Both superheroes and supervillains use alter egos while in action. While sometimes the character's real name is publicly known, alter egos are most used to hide the character's secret identity from their enemies and the public. With superheroes, the duality of their identities is kept a secret and guarded to protect those close to them from being harmed and to prevent them from being called upon even for problems not serious enough to require their attention; this can be a source of drama with the superhero being forced to devise means of getting out of sight to change without revealing their identity, or bearing the price of keeping such a secret. In addition, this narrative trope can allow fantasy character to be in occasional realistic stories without the fantasy element of the sub-genre appearing. With supervillains, by contrast, the duality of their identities is kept a secret and guarded to conceal their crimes from the general public, so that they may inflict greater harm on the general public, to enable them to act and hence illegally, without risk of arrest by law-enforcement authorities.
Death in superhero fiction is permanent, as characters who die are brought back to life through supernatural means or via retcons, the alteration of established facts in the continuity of a fictional work. Fans have termed the practice of bringing back dead characters "comic book death". Another common trait of superhero fiction is the killing off of a superhero's significant other by a supervillain to advance the plot. Comic book writer Gail Simone has coined the term "Women in Refrigerators" to refer to this practice. Many works of superhero fiction occur in a shared fictional universe, sometimes establishing a fictional continuity of thousands of works spread over many decades. Changes to continuity are common, ranging from small changes to established continuity called retcons, to full reboots, erasing all previous continuity, it is common for stories works of superhero fiction to contain established characters and setting while occurring outside of the main canon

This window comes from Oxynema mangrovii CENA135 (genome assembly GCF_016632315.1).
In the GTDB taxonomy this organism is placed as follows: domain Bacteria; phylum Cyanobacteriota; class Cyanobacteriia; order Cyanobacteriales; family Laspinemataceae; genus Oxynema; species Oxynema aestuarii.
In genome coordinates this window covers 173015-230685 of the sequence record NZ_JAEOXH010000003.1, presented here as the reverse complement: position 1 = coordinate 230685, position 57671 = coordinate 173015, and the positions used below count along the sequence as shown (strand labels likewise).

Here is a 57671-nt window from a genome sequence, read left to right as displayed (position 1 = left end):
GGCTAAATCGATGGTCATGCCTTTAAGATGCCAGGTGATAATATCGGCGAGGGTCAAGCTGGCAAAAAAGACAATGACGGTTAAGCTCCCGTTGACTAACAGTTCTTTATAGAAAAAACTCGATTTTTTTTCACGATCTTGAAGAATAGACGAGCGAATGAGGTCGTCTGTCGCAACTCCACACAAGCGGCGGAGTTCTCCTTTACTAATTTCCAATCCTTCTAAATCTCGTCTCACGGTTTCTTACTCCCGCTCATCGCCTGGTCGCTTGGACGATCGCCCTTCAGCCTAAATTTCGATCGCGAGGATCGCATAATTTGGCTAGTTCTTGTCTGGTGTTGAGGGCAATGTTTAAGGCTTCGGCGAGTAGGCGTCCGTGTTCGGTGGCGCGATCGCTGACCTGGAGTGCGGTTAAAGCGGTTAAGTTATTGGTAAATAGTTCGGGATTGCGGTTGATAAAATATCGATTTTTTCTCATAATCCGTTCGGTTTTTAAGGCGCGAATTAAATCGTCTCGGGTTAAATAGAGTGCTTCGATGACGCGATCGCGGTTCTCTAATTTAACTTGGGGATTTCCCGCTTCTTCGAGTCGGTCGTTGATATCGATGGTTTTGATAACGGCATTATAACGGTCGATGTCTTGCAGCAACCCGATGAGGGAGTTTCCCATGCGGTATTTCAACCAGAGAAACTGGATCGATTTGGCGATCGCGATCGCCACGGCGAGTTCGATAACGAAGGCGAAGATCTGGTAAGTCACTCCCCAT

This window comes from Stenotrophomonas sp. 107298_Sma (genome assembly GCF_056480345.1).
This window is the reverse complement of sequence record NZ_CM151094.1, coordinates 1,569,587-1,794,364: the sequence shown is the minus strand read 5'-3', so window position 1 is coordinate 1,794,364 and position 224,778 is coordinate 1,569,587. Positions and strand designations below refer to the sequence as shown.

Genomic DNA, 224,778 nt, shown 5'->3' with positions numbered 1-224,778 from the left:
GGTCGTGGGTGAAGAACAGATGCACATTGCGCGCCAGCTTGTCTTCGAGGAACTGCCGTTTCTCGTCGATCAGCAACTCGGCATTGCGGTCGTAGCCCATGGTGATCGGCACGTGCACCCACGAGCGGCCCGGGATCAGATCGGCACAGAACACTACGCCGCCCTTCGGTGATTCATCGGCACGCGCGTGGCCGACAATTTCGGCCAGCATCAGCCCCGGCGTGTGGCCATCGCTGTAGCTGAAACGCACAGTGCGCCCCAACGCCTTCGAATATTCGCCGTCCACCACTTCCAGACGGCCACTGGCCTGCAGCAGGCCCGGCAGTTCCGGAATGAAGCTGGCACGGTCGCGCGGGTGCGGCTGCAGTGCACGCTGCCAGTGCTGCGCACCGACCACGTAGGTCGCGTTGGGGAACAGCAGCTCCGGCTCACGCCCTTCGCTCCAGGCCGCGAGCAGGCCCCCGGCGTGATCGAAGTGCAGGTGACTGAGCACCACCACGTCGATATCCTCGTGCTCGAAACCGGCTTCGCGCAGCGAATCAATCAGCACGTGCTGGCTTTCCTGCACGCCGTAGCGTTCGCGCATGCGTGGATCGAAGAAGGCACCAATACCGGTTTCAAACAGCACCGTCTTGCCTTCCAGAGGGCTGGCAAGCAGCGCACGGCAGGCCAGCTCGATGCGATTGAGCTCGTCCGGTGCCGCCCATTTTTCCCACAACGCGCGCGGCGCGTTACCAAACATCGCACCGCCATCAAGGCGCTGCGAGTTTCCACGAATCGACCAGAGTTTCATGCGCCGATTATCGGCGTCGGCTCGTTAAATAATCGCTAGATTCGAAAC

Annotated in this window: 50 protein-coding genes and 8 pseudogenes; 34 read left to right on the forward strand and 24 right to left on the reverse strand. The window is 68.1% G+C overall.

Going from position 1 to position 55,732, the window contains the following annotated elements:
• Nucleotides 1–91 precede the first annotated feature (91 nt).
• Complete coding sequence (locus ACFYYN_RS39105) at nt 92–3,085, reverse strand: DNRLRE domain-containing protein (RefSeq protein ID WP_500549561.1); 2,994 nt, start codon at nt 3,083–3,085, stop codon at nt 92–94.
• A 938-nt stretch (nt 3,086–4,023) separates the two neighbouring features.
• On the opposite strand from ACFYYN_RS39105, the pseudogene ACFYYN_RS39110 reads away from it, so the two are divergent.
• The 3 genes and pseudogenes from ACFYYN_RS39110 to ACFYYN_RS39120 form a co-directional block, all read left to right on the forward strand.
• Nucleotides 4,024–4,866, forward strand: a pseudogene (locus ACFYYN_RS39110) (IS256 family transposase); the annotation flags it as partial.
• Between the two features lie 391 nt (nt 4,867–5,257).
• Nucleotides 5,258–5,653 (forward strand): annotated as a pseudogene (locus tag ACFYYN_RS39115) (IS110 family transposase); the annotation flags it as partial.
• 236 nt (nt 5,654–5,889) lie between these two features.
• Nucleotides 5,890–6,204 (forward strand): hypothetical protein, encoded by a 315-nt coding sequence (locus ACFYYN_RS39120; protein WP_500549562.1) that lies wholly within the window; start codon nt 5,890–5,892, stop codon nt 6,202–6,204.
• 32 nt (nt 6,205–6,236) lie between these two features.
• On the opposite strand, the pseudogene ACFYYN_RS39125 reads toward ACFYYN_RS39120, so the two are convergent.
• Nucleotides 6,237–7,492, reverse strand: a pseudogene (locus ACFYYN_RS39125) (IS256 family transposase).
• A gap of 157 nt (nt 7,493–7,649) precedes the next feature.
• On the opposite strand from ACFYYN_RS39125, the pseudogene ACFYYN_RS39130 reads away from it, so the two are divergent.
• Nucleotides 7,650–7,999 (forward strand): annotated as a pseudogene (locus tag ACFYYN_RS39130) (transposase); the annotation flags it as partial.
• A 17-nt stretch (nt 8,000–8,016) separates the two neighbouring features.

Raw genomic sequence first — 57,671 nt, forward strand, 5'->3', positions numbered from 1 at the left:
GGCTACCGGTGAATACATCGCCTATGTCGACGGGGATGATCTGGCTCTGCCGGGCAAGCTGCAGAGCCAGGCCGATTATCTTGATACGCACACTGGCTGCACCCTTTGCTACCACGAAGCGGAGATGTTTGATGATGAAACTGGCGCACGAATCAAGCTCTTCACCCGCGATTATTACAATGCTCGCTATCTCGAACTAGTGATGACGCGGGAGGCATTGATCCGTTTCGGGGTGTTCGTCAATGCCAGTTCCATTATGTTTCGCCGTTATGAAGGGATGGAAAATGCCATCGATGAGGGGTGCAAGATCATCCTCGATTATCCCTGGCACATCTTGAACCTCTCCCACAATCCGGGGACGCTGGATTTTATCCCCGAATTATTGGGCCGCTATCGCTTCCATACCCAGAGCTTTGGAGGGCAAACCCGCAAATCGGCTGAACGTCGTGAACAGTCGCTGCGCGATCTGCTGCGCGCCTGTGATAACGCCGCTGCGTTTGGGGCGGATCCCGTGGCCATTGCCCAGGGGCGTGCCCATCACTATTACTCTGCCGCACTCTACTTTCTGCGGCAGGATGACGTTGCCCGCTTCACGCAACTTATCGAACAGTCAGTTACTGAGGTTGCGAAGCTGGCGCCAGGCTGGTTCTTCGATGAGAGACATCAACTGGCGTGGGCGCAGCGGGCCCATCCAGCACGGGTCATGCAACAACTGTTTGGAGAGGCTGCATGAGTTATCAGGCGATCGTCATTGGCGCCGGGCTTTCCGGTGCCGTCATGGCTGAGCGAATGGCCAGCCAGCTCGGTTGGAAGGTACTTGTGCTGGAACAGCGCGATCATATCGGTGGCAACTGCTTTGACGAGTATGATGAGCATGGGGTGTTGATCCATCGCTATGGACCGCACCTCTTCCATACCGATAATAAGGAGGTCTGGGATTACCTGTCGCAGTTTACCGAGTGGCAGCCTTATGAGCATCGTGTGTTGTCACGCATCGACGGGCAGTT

Superman is a fictional character, a superhero appearing in American comic books published by DC Comics. Created by writer Jerry Siegel and artist Joe Shuster, the character first appeared in Action Comics #1 on April 18, 1938 which marked the rise of the Golden Age of Comic Books. Since his inception, Superman has been depicted as an hero that that originated the planet Krypton and named Kal-El; as a baby, he was sent to Earth in a small spaceship by his biological family, Jor-El and Lara, moments before Krypton was destroyed in a natural cataclysm. His ship landed in the American countryside. Clark displayed various superhuman abilities from the start as a young boy, such as incredible strength and impervious skin, his foster parents advised him to use his abilities for the benefit of humanity, he decided to fight crime as a vigilante. To protect his privacy, he changes into a colorful costume and uses the alias "Superman" when fighting crime. Clark Kent resides in the fictional American city of Metropolis in his adult life, where he works as a journalist for the Daily Planet disguising himself among the people there.